American singers come from everywhere these days. There are fine voice teachers to be found in most cities of any size, so it is not surprising to find a singer with a big career from Midland.
That's of course mezzo-soprano Susan Graham, an operatic superstar who will be returning the Texas—this time Dallas—as the eagerly anticipated headliner for the Dallas Opera Spring Gala on March 9. There are still some tickets available for the performance here.
This is quite the elegant affair, by the way. It starts with cocktails and hors d'oeuvres in the lobby of the Winspear Opera House. Then Graham will perform a recital in the Margaret McDermott Performance Hall. Afterwards, there will be a dinner served on the Shannon and Ted Skokos Stage in the opera house itself. This will be an appetizer for Graham's long-awaited Dallas Opera debut in the upcoming production of Dominick Argento's The Aspern Papers.
Graham is proud of her West Texas roots. The Midland-Odessa region has a lot going on. The symphony is celebrating its 50th season. Both the University of Texas at the Permian Basin and the two-year Odessa College have fine music departments and there are many excellent private teachers for any instrument or voice. She didn't go very far for college. She enrolled at Texas Tech in Lubbock, another school with an outstanding music department. However, her transition to graduate school at the Manhattan School of Music was more difficult because she hadn't pursued her studies in a major city with deeper cultural roots.
"When I arrived I felt like I was way behind the curve, culturally speaking," she says. "My classmate had grown up going to the Met and all of the other smaller opera companies that are in New York City and the surrounding area. Except for my summer trips to Santa Fe, I hadn't seen all that many operas, besides those I was in. However, I had landed every singing job there was to have in Lubbock, so it was time to move on."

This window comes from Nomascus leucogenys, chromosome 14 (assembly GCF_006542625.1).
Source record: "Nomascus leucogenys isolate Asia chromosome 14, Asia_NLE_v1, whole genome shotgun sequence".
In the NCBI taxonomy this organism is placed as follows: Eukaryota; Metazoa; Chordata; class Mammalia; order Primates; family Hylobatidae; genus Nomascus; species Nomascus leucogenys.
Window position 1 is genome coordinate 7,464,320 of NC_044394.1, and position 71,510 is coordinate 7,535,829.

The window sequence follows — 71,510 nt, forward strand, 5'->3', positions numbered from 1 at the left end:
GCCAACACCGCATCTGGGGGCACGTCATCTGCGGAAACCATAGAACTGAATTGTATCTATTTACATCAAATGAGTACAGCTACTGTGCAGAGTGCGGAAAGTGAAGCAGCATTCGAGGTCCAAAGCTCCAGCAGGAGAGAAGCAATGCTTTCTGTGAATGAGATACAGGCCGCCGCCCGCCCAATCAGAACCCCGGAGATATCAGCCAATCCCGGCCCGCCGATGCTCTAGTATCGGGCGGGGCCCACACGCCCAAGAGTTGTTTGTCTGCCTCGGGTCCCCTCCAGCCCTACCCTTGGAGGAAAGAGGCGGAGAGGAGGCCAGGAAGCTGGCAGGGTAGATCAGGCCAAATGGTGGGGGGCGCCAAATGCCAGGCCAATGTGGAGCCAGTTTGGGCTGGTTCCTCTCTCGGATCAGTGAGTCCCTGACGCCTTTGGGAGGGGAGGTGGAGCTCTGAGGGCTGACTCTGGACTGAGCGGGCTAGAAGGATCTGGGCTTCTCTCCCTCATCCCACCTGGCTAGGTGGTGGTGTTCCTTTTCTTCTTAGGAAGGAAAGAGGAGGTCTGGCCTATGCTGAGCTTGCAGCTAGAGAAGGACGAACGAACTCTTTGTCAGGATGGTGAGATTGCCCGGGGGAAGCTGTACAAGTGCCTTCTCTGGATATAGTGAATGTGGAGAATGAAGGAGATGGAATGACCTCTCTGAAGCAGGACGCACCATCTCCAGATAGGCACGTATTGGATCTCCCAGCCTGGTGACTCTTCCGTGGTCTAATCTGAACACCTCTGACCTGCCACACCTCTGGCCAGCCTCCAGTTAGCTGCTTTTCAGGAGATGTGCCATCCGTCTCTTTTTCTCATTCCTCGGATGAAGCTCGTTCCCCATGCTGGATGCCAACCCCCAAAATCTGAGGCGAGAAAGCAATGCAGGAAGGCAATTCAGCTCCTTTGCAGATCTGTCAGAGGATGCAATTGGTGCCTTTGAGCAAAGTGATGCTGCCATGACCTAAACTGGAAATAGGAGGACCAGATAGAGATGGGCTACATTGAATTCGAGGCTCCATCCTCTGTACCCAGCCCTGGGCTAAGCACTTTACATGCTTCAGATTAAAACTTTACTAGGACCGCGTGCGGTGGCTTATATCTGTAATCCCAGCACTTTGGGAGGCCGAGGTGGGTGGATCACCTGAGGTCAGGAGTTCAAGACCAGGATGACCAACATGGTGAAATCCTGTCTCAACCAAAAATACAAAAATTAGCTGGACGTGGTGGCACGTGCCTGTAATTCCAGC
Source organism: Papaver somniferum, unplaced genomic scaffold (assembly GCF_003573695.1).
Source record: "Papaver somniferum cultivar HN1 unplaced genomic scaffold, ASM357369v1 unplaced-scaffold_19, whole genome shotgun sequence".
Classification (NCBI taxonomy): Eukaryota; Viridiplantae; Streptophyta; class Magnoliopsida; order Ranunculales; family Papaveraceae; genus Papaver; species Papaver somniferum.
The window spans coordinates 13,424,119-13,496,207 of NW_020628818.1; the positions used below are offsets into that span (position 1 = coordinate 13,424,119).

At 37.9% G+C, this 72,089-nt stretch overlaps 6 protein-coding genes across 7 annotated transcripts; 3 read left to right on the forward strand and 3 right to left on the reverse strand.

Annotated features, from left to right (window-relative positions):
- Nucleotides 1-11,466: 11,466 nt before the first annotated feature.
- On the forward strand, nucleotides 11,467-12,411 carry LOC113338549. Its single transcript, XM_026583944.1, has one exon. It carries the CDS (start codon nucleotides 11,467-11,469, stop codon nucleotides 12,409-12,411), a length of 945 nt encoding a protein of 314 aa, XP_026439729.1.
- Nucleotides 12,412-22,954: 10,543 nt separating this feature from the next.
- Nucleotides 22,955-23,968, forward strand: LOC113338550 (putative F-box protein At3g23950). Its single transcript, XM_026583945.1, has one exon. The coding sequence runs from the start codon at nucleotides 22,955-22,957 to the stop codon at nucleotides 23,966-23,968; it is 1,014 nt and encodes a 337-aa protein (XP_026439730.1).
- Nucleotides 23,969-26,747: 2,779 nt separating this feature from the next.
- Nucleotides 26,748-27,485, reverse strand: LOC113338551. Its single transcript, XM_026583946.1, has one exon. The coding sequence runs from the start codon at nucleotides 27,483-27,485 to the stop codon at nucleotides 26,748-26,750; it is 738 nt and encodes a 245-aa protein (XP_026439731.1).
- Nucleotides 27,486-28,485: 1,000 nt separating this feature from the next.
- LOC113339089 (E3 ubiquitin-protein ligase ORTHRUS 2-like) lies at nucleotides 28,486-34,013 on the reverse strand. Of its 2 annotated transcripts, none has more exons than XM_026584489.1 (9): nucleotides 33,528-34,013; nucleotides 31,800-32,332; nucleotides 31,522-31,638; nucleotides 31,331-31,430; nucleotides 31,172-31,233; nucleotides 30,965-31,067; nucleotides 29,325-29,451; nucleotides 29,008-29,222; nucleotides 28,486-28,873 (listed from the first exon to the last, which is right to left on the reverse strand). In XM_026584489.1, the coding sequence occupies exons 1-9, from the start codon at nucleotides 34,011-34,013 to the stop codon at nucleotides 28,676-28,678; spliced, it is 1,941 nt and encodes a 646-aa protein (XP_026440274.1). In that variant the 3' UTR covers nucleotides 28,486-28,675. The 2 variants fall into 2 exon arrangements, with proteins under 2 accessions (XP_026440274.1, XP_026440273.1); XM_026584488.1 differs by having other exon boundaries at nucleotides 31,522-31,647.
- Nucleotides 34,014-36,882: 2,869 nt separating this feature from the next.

"I went to the Manhattan School of Music because I got a scholarship—but mostly because John Crosby, who ran the Santa Fe Opera, was on the faculty. I hoped that it would be my ticket back there as a singer. Well, that didn't exactly work out. I auditioned for Santa Fe and was soundly rejected. Twice. Once in 1986 and again in 1987."
The game-changer for her was her acceptance into the Merola Opera Program, an intensive training ground for young singers that works in collaboration with the San Francisco Opera. After that, it was straight up for the talented mezzo. She was a recipient of the Schwabacher Award from the Merola Program and then came the big prize – being named a winner in the Metropolitan Opera's National Council Auditions.
Graham is a champion of the French repertoire—both the songs and the operas. In fact, she made her international debut at Covent Garden in 1994 in Massenet's Chérubin. She is a champion of living comparers and has created roles in operas such as John Harbison's The Great Gatsby (Jordan Baker), Jake Heggie's Dead Man Walking (Sister Helen Prejean) and Tobias Picker's An American Tragedy (Sondra Finchley).